In response to major catastrophic tailings dam collapses in recent years, an Australian team has developed a new slope stability radar (SSR) that can detect minuscule movement, allowing early remediation to avoid dangerous situations.
The SSR-Omni, which recently received an Australian Engineering Excellence Award, was designed, developed and manufactured in Brisbane by GroundProbe, a mining and civil industries technology company that grew out of an industry-funded PhD project at the University of Queensland.
It began in 1997, when the Australian Coal Association Research Program provided funding to the university to focus on real-world applications for its radar technology, which could detect slope failures without require physical access to slope walls, and provided real-time monitoring in a broad range of conditions, GroundProbe’s Head of Product Development Fernanda Carrea MIEAust told create.
“It is extremely humbling for a technology which started off as a PhD project made in Queensland to now be solving high-value problems like tailings dam collapses; saving millions of dollars in potentially lost productivity and, more importantly, saving hundreds of lives around the world,” Carrea said.
Preventing loss of life
The team developed the technology in response to major catastrophic tailings dam collapses in recent years, situations Carrea said could have been prevented.
“The Vale Feijão tailings dam collapse in 2019 [in Brazil] showed the devastating impact of these disasters,” she said.
“Hundreds of people lost their lives, and the devastation cost untold billions of dollars in environmental, economic and social impact.
“Likewise, fatalities occur every year in open-cut mine collapses… We felt compelled to provide a solution that could warn of upcoming tailings dams failures, to ensure both mine site workers and people in surrounding communities could be safely evacuated ahead of time.”
How does it work?
The SSR-Omni is a real-time monitoring and alarm system, designed to detect hotspots of movement in tailings dams and open-cut mine sites.
The device takes 37 million measurements across a 11.2-kilometre diameter, over a period of 40 seconds. This 360-degree scan shows movement of rock and ground with 0.1 millimetre precision, allowing sub-millimetre slope movements to be detected from a distance of up to 5.6 km.
“It has been designed to detect hotspots of movement in an ultra-fast, all-encompassing scan allowing it to cover the broadest of areas with the highest resolution,” Carrea said.
So far, the device has been deployed on mine sites across the globe, including in Australia, as well as Chile, the United States (US) and Mexico, generating seven-digit export revenue figures for Australia.
“The system has successfully detected a propagating collapse in an open-pit mine wall in the US, as well as successfully predicted the time of collapse of another open pit-mine slope in Australia,” Carrea said.
“It is actively driving safety and productivity in open-cut mines and tailings dams around the world.”
The SSR-Omni may be successful now, but developing the technology wasn’t without its challenges.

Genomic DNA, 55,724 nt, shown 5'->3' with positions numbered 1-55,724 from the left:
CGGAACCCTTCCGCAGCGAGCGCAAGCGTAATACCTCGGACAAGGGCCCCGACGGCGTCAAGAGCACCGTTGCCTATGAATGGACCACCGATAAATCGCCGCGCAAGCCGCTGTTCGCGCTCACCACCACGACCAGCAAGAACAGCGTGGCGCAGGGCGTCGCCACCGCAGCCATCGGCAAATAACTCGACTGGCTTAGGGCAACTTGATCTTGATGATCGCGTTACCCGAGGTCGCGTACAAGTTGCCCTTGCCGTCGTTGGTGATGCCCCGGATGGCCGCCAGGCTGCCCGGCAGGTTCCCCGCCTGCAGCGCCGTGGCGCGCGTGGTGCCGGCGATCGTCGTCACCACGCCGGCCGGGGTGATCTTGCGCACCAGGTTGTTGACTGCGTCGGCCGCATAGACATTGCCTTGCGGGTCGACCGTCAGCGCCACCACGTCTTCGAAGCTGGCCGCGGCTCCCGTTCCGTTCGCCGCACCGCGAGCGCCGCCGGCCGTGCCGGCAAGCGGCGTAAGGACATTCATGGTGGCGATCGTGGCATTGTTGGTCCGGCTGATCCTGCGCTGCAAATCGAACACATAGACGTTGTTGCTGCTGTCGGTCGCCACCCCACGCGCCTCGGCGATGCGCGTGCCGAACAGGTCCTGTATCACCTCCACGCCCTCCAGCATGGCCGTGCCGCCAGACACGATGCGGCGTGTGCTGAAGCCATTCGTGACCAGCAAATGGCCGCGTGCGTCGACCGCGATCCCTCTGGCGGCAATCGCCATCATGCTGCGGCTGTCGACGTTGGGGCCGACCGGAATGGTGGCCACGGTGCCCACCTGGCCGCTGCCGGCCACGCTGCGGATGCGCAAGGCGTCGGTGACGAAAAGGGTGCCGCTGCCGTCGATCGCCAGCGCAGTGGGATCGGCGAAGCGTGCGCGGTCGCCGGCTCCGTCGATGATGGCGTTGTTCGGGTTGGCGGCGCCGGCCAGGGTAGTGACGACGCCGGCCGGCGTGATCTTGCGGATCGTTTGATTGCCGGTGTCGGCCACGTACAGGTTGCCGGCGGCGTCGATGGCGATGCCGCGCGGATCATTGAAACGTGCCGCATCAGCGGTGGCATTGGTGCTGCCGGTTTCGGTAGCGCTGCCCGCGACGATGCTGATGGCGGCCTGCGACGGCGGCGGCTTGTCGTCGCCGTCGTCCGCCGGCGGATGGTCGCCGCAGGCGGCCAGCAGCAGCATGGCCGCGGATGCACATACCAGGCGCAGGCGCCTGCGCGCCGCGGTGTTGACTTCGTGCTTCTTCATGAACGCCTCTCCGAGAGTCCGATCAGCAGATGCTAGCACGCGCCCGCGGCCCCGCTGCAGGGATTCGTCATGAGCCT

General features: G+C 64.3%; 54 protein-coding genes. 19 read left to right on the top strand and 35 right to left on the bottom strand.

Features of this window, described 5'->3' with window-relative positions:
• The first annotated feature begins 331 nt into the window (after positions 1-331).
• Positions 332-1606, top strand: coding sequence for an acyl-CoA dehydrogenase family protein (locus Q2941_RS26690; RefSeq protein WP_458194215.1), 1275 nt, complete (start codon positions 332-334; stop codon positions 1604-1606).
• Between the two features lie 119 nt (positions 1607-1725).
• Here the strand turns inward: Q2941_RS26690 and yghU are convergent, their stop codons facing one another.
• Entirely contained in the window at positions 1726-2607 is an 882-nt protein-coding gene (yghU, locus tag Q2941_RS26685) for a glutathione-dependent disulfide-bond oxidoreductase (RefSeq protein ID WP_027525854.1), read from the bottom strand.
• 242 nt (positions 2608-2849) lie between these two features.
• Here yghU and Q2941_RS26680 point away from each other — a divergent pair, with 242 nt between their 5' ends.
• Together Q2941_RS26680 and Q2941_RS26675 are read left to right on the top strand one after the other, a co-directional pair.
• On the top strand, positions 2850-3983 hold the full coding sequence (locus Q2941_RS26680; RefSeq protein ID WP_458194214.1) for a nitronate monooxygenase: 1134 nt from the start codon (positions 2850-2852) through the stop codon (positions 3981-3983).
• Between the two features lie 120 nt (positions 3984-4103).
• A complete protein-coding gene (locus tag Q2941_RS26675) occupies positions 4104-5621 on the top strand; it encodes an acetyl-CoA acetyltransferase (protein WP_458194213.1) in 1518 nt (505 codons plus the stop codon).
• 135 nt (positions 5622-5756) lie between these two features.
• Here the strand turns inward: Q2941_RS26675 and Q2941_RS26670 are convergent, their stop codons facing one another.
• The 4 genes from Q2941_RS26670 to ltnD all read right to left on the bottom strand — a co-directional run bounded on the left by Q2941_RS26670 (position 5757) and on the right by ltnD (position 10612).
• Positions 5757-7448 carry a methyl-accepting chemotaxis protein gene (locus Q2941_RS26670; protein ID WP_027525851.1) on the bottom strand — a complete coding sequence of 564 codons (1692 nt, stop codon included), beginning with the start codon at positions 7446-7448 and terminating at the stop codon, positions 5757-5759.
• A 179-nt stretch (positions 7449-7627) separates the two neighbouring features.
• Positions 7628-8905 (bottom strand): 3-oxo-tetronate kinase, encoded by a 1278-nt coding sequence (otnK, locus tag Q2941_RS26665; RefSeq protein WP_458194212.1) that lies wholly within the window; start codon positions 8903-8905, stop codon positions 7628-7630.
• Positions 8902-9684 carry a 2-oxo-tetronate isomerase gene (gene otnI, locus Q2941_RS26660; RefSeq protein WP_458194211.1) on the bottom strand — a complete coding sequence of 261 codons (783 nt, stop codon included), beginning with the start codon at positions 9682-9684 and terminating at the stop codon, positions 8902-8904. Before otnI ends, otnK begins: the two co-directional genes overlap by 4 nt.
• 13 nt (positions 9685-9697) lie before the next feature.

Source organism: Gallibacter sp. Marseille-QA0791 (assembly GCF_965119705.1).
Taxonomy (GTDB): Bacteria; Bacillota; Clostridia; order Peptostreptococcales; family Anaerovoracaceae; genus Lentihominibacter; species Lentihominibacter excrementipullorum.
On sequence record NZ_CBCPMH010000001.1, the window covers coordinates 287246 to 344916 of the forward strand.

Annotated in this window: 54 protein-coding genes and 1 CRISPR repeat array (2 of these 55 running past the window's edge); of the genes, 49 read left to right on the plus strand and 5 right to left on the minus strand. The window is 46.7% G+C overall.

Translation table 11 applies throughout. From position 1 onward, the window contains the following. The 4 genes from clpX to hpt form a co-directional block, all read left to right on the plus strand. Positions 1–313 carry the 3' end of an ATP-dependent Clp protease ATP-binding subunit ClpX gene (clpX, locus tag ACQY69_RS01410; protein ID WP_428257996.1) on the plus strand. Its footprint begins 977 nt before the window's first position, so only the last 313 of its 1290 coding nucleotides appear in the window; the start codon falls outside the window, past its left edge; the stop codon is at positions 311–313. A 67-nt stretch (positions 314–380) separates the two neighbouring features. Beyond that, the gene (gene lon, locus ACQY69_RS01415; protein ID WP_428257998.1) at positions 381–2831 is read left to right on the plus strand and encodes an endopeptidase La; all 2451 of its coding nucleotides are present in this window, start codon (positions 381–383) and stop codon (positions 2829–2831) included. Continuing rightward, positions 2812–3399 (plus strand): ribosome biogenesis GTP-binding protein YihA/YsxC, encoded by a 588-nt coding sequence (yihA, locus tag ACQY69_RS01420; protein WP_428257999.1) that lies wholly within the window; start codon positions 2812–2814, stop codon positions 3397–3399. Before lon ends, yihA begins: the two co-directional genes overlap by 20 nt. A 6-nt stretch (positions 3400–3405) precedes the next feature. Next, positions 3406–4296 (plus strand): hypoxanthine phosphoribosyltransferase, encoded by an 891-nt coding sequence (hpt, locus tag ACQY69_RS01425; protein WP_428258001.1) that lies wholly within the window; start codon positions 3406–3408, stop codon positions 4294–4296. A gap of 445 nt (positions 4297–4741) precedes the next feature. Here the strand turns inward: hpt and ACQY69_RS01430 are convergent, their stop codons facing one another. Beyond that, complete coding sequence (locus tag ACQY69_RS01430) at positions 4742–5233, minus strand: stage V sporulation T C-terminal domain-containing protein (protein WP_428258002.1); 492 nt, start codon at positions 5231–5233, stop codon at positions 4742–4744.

“The first time we took the system off-road in four-wheel driving conditions in a mine site environment, we literally shook our precious four lens, 40-megapixel camera to pieces,” Carrea said.
“This led to four prototype designs to absorb six axis-shock and vibration. We partnered with a testing house that has a huge vibration table and proceeded to quickly iterate designs that would keep the camera stable as it shook. We put these through extreme vibration testing, smashed a few and ended up with the final design.”
Modifying the existing radar designs to suit the extra mass and size of the larger transmitter and receiver antennas was a further challenge for the team.
“The transmitter and antennas enable the radar to continuously rotate 360 degrees in each direction,” Carrea said.
“To prevent overshoot and overwinding of the cables, we incorporated a simple, robust mechanical solution into the central control mechanism… [Another] example of interesting engineering ingenuity is the power supply, which operates autonomously and can run continuously provided the diesel is topped up.
“The state of charge for the station batteries is monitored and once it falls below a certain threshold, the diesel generator is automatically started and recharges the batteries. This enables the radar to monitor critical slopes 24/7.”
Teamwork key to success
Carrea described the final product as the result of a ‘huge team effort.’
“[It] involved every single person in the business; everyone had a contribution, no matter how big or small,” she said.
“Winning the top engineering award in Queensland has been an absolute honour for all of us that make GroundProbe.”
As one of the finalists for the 2020 Sir William Hudson Award, the SSR-Omni will now go up against interstate competitors, with the winner announced at the Pinnacles Awards Ceremony on Monday 9 November.
Could you tell me if you have a supplier/representative in Southern Africa? Specifically South Africa or Botswana?!
My apologies, I copied and pasted my question and pressed “done” before it was actually “done”. My question rather was whether Groundprobe, who developed this technology has any presence in Southern Africa? Specifically the two countries I mentioned?